Stash preserves permission bits of the restored files. However, it may change ownership (owner
gid) of the restored files in some cases. This tutorial will explain when and how ownership of the restored files can be changed. Then, we are going to explain how we can avoid or resolve this problem.
At first, let’s understand how backup and restore behaves in different scenario. A table with some possible backup and restore scenario is given below. We have run the containers as different user in different scenario using SecurityContext.
|Case||Original File Owner||Backup ||Backup Succeed?||Restore ||Restore Succeed?||Restored File Owner||Restored File Editable to Original Owner?|
|4||2000||root||✓||stash(1005)||✓ (remote backend)||1005||✗|
|5||2000||root||✓||stash(1005)||✗ (local backend)||-||-|
|6||2000||3000||✓||stash(1005)||✓ (remote backend)||1005||✗|
|7||2000||3000||✓||stash(1005)||✗ (local backend)||-||-|
If we look at the table carefully, we are going to notice the following behaviors:
sidecardoes not have any effect on backup. It just needs read permission of the target files.
rootuser then original ownership of the restored files are preserved.
non-rootuser then the ownership of the restored files is changed to restore container’s user and restored files become read-only to the original user unless it was
So, we can see when we run restore container as
non-root user, it raises some serious concerns as the restored files become read-only to the original user. Next section will discuss how we can avoid or fix this problem.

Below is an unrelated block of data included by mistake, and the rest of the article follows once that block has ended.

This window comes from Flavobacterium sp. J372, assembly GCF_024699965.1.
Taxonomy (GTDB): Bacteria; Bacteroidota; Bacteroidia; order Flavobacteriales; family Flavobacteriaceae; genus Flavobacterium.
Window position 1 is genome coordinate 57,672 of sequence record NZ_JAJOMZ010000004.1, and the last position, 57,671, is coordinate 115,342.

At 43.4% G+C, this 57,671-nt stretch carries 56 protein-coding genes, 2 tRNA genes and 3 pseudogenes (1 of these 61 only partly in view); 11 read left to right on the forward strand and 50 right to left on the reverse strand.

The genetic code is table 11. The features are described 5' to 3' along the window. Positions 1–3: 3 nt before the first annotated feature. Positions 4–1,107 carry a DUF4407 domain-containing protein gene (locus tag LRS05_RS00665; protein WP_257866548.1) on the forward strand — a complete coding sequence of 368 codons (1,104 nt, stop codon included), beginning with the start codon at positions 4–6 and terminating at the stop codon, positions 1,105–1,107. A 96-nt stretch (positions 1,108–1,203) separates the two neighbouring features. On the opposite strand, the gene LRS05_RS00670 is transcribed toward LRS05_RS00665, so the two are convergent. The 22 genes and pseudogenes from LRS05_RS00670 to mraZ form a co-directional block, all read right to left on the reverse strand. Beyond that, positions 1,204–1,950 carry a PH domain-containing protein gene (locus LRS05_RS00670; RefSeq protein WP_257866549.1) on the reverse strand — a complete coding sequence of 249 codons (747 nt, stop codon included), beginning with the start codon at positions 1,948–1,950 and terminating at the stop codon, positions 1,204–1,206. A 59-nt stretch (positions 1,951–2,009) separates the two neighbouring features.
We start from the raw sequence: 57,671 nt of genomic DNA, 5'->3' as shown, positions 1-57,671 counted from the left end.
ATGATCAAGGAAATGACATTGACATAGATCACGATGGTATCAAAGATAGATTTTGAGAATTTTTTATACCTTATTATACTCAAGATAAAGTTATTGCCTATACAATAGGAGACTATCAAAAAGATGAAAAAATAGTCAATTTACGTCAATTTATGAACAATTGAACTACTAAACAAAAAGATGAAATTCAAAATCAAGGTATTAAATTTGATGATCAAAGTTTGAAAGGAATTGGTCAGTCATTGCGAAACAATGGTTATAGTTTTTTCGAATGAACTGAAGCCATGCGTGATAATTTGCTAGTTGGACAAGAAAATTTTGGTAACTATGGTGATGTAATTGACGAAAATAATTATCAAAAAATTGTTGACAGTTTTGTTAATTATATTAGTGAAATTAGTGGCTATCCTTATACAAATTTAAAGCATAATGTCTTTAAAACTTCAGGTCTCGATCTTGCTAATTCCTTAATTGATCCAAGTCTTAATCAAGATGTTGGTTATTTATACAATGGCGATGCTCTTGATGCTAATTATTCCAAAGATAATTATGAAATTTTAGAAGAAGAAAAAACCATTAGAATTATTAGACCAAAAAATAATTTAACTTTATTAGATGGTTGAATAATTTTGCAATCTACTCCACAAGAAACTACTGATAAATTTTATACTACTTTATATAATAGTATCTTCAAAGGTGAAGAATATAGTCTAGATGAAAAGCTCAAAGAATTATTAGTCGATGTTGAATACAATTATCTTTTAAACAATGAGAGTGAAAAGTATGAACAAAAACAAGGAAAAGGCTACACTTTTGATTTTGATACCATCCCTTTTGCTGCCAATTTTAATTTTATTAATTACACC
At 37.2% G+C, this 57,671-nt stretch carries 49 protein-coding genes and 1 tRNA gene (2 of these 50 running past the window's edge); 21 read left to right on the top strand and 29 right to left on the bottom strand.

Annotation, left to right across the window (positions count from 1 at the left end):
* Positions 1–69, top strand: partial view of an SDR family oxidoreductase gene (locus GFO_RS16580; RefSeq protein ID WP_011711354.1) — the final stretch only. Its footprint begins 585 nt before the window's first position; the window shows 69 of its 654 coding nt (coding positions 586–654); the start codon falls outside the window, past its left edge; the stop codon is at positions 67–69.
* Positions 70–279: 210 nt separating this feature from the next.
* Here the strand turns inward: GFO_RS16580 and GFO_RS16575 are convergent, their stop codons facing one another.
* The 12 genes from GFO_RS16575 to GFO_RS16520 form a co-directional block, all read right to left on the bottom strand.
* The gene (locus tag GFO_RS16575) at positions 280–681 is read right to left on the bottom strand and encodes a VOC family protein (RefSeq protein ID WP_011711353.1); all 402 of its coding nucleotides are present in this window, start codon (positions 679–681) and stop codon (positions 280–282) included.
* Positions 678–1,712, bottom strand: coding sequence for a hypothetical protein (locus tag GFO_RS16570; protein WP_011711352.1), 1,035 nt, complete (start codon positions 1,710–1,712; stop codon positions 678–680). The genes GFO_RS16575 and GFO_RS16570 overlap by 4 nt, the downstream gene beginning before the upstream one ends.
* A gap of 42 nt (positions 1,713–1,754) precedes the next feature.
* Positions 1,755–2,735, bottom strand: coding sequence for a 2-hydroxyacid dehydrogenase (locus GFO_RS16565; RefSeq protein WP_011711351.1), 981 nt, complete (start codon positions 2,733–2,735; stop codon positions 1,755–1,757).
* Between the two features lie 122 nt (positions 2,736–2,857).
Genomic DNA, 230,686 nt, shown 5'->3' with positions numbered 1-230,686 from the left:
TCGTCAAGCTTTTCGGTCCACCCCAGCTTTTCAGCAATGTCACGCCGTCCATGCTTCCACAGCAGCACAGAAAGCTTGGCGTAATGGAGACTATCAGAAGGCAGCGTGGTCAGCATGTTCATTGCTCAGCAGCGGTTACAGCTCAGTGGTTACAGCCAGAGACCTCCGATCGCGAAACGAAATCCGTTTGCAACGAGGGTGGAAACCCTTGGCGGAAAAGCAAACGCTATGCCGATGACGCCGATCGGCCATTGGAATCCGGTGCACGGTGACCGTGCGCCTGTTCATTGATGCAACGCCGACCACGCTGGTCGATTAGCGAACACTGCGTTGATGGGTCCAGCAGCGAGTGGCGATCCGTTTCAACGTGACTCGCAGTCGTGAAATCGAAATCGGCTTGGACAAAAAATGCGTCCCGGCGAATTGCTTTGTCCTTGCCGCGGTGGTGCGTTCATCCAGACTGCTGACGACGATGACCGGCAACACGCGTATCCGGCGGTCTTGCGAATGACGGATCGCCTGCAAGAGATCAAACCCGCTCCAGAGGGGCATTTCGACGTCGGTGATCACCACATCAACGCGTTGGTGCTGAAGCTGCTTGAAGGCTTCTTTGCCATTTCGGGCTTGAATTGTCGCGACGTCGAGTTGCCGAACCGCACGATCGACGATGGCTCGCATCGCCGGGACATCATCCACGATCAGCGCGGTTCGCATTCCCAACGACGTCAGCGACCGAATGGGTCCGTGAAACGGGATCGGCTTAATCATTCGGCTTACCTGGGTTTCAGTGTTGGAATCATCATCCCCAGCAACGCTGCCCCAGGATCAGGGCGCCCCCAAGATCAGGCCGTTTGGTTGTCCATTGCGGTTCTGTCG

As we have seen when the ownership of the restored files gets changed, they can be unusable to the original user. We need to avoid or fix this issue.
There could be two scenarios for the restored files user.
This is likely to be the most common scenario. Generally, the same application whose data was backed up will use the restored files after a restore. In this case, if your cluster supports running containers as
root user, then it is fairly easy to avoid this issue. You just need to run the restore container as
root user which Stash does by default. However, things get little more complicated when your cluster does not support running containers as
root user. In this case, you can do followings:
chownafter the restore is completed.
For the first method, we can achieve this configuring SecurityContext under
RestoreSession object. A sample
RestoreSession objects configured SecurityContext to run as the same user as the original user (let original user is 2000) is shown below.
apiVersion: stash.appscode.com/v1beta1 kind: RestoreSession metadata: name: deployment-restore namespace: demo spec: repository: name: local-repo rules: - paths: - /source/data target: ref: apiVersion: apps/v1 kind: Deployment name: stash-demo volumeMounts: - name: source-data mountPath: /source/data runtimeSettings: container: securityContext: runAsUser: 2000 runAsGroup: 2000
If you are using local backend to store backed up data, then the original container, backup container and restore container all of them must be run as same user. By default, Stash runs backup container as
stash(1005)user. You can change this to match with the user of your original container using
The second method is necessary when the backup container was not run as the same user as the original container. This is similar to the process when the restored files user is different than the original user. In this case, you have to change the ownership of restored files using
chown after restore.
If you want to use the restore files with a different user than the original one, then you have to change the ownership after restore. You can use an
init-container in your workload that will run
chown command to change the permissions to the desired owner or you can exec into workload pod to change ownership yourself.